Public offering of equity shares and convertible securities
In India, pursuant to a public offering, equity shares and convertible securities may be listed on any of following three market platforms:
- The main board: listing requires issuers to meet certain eligibility criteria and to fully comply with the disclosure regime mandated primarily under the Companies Act and the ICDR Regulations.
- The ITP: the regulatory requirements for listing permit a relaxation of eligibility and issuer disclosure requirements for certain entities meeting the stipulated minimum qualified institutional buyers (QIB) investment thresholds or those engaged in businesses involving intensive use of technology.
- The SME exchange: for listing of SMEs whose face value of post-IPO (initial public offering) capital is up to 250 million rupees. The regime for disclosures and eligibility of issuers on this platform has also been set out and is distinct from those for the main board of the stock exchange.
This chapter largely deals with listing on the main board of the stock exchange and the ITP.
In the case of a book-built issue, both primary and secondary public offerings of equity shares and convertible securities on the stock exchange require filing of a draft offer document (the draft red herring prospectus) with the SEBI, for its observations, and with the stock exchanges; filing of an updated offer document (the red herring prospectus), incorporating the SEBI observations, with the Registrar of Companies, before inviting subscriptions; and, thereafter, filing of an offer document updated for pricing details (the prospectus) with the Registrar of Companies. In the case of a fixed-price issue, both primary and secondary public offerings of equity shares and convertible securities require filing of a draft offer document (draft prospectus) with the SEBI for its observations. Upon receiving observations from the SEBI, the offer document with pricing details (prospectus) is registered with the Registrar of Companies, before inviting subscriptions.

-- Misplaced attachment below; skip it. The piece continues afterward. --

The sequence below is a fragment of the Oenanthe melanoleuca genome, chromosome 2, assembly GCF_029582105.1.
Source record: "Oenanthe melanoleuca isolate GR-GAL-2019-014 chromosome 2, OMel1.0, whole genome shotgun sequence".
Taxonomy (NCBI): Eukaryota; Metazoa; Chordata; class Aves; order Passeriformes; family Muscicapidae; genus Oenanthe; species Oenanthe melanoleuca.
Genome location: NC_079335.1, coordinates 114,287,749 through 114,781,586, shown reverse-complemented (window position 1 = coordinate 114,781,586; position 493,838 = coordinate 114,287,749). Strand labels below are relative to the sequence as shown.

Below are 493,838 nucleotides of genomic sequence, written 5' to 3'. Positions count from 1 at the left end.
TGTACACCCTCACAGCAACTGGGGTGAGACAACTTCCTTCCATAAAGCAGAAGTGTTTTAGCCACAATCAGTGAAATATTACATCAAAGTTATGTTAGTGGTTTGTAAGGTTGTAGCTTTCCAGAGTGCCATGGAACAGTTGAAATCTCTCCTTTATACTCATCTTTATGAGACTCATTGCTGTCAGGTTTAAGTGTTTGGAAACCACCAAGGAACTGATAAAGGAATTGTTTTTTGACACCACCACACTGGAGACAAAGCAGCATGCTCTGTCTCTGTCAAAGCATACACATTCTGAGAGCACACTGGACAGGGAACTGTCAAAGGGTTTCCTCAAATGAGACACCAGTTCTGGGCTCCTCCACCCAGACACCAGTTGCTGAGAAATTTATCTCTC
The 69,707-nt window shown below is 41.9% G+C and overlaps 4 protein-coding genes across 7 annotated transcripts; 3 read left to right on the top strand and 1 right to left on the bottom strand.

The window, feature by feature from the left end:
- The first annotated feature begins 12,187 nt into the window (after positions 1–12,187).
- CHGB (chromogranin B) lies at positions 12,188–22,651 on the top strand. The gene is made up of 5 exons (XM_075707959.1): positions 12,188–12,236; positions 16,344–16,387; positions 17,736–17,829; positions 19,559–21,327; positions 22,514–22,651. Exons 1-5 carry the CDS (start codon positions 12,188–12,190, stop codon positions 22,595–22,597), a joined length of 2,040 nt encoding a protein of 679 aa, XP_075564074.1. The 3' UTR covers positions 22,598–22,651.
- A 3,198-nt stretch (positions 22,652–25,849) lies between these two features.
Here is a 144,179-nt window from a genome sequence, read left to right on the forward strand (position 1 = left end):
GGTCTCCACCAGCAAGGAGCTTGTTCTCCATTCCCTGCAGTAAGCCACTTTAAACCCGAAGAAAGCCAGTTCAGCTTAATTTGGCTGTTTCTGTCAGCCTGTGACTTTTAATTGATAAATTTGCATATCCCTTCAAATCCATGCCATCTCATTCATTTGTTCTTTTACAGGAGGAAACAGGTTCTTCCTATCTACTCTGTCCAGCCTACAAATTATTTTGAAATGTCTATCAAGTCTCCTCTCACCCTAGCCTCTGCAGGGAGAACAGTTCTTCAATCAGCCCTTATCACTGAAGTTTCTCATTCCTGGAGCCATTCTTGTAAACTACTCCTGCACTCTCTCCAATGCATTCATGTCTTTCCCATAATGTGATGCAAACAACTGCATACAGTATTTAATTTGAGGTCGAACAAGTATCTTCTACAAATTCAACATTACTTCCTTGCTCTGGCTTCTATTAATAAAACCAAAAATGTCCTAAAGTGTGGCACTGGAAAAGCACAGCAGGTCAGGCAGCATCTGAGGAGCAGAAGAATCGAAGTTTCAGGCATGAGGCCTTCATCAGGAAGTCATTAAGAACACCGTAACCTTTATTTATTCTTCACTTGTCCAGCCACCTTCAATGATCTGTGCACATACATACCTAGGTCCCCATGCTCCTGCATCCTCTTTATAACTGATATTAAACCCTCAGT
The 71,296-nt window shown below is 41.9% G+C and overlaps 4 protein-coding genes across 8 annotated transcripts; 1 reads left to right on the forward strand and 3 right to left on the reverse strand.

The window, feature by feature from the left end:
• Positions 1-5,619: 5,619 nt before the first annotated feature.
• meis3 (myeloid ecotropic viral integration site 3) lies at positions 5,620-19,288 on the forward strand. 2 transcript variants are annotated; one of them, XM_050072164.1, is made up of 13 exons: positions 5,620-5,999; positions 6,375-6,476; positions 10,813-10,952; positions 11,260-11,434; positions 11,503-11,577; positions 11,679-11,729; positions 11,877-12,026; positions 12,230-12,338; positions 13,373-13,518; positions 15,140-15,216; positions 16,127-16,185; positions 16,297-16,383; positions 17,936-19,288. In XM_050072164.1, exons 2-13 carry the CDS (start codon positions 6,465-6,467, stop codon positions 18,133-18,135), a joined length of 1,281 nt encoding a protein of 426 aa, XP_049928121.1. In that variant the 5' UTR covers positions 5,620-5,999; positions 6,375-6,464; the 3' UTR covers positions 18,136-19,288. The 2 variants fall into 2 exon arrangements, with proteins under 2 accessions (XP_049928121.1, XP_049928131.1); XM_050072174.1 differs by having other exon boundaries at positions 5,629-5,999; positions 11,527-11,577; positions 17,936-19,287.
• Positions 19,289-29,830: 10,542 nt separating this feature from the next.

For an ITP listing, an issuer may elect to list its securities on the stock exchange, either pursuant to an initial public offering, or without making a public offer. Accordingly, the issuer may file a draft offer document or a draft information document with the SEBI, with each carrying the specified disclosures, and subsequently, the red herring prospectus and final information document, respectively. The ITP is currently accessible only to institutional investors and non-institutional investors, and not to retail individual investors.
An issuer seeking to list its equity shares or convertible securities on the main board is also required to fulfil certain eligibility conditions prescribed by the stock exchanges. For instance, BSE Limited and National Stock Exchange of India Limited (NSE), for listing of equity shares pursuant to an IPO, prescribe a minimum post-IPO paid-up equity capital of 100 million rupees and a market capitalisation of 250 million rupees. Alternatively, an issuer listing its equity shares and convertible securities on the ITP is not required to fulfil any minimum capitalisation requirements. The NSE for listing on the main board also prescribes that there should not have been any material regulatory or disciplinary action initiated by stock exchanges or any regulatory authority against the applicant company in the three years before the date of application for listing and in the past year against the promoters, promoting companies, group companies, companies promoted by the promoters and promoting companies of the applicant company. In addition, at various stages of the offering process, certain approvals must be obtained from the stock exchanges where equity shares are proposed to be listed: an in-principle approval at the time of filing of the draft offer document, and a listing and trading approval upon the issuance or transfer of equity shares and prior to the commencement of trading of the equity shares on the stock exchanges. Further, if any of its promoters or directors is declared as a ‘fugitive economic offender’ by a designated court of law in India, such issuers are not eligible to make a public offering of equity shares on both the main board and the ITP of the stock exchange. Additionally, if an issuer or any of its promoters or directors is declared to be a wilful defaulter, or is in default of payment of interest or repayment of the principal amount in respect of debt securities issued by it to the public for a period of more than six months, such issuers are also not eligible to make a public offering of its equity shares or other convertible debt instruments.